Dolly Parton is asking Tennessee lawmakers to withdraw a bill that would erect a statue of her on the Capitol grounds in Nashville.
The music legend issued a statement on Twitter saying, “Given all that is going on in the world, I don’t think putting me on a pedestal is appropriate at this time.”
She went on to say, “I hope, though, that somewhere down the road several years from now or perhaps after I’m gone if you still feel I deserve it, then I’m certain I will stand proud in our great State Capitol as a grateful Tennessean.”
Tennessee lawmakers introduced the bill last month to honor Parton “for all that she has contributed to this state.”
Aside from her celebrity status as an entertainer over the past seven decades, Parton is a philanthropist and human rights activist. She has given millions of dollars to charitable organizations worldwide and recently helped to fund Vanderbilt University’s study that developed the highly-effective Moderna Coronavirus vaccine. She also founded the Imagination Library, which mails books to children under the age of 5 across the world to improve literacy.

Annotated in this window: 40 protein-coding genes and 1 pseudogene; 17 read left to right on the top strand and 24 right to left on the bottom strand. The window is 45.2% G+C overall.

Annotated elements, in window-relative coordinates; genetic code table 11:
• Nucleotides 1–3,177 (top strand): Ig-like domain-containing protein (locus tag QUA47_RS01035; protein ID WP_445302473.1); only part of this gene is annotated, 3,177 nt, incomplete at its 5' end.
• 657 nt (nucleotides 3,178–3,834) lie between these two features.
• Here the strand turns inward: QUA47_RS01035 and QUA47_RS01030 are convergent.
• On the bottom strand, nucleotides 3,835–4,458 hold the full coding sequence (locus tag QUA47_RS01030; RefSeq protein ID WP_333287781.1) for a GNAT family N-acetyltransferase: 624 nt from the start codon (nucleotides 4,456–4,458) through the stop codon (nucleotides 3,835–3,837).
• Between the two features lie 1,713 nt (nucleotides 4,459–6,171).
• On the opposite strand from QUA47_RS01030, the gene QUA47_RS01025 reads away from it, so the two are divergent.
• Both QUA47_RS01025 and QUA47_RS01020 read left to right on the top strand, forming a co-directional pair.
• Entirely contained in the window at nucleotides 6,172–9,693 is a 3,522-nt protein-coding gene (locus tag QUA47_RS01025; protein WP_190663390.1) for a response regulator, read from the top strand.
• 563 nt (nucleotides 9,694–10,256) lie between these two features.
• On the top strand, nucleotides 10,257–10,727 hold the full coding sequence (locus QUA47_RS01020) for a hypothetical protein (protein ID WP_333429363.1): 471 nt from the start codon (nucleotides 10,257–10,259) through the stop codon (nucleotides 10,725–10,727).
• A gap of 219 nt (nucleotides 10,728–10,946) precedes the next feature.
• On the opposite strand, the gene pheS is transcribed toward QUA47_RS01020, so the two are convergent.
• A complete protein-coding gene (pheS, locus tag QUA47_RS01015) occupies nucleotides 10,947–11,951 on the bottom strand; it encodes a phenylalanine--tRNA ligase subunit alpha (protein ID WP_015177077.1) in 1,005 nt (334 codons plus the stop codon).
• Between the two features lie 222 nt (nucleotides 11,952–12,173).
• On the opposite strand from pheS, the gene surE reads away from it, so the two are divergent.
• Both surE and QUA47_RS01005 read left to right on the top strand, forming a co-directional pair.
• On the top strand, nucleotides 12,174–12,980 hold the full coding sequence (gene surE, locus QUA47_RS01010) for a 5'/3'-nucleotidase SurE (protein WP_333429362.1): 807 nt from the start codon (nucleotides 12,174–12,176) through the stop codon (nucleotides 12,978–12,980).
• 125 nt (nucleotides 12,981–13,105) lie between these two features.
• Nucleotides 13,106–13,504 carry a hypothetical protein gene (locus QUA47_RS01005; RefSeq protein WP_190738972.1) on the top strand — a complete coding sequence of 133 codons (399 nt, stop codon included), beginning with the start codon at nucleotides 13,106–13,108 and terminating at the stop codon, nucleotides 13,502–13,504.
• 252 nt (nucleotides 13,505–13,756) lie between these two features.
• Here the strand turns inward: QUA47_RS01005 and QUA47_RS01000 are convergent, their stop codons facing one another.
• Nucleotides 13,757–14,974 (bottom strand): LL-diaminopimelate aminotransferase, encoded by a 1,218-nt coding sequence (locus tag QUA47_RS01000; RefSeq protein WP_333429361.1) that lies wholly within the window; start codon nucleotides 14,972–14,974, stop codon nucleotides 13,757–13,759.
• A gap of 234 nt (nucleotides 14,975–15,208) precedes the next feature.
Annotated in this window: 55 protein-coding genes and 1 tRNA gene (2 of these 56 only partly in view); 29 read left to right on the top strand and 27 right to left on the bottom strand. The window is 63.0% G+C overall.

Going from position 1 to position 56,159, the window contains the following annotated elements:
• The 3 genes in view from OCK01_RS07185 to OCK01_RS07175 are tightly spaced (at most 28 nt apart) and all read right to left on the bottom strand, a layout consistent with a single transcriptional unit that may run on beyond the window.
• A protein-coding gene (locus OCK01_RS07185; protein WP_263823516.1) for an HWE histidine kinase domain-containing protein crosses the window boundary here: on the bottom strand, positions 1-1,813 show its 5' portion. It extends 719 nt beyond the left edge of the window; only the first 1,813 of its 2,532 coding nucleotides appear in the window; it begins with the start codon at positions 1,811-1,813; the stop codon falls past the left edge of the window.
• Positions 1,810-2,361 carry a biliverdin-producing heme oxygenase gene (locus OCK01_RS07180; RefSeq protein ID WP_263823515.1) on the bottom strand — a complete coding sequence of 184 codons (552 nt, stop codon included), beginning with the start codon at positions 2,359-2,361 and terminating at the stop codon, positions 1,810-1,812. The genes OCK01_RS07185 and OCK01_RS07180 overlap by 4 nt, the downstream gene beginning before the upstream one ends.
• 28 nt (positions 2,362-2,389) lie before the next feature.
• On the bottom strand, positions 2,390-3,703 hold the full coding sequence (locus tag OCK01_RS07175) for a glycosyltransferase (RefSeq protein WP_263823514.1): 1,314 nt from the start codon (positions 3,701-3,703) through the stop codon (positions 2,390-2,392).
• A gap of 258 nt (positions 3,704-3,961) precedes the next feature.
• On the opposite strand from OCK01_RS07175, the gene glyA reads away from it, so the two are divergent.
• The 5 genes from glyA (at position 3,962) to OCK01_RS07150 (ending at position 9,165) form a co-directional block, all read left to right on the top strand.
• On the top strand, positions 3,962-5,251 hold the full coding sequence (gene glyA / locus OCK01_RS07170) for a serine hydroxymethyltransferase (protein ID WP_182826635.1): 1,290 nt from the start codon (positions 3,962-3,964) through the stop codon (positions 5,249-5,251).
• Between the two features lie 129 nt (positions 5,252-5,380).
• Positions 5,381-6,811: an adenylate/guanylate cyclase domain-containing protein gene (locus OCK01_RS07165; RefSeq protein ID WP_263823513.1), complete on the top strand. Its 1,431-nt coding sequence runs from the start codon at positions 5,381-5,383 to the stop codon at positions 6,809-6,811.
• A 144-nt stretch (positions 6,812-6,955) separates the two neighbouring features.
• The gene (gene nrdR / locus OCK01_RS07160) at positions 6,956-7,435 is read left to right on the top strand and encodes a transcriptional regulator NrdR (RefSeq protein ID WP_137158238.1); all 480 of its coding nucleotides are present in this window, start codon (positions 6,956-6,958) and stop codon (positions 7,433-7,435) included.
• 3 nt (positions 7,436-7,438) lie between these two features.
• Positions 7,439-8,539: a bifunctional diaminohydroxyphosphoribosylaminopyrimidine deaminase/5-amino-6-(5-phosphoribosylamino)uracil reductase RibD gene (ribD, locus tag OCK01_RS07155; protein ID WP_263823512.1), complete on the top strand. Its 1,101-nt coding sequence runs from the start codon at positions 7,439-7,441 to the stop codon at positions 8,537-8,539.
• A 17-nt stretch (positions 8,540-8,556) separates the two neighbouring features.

Parton, 75, has received 16 Hall of Fame inductions throughout her career, including being one of the only two-time Grammy Hall of Fame recipients. She was also recognized by the Guinness World Records in 2018 as the record-holder for the Most Decades with a Top 20 hit on Billboard’s Hot Country Songs Chart and Most Hits on Billboard’s Hot Country Songs Chart by a Female Artist.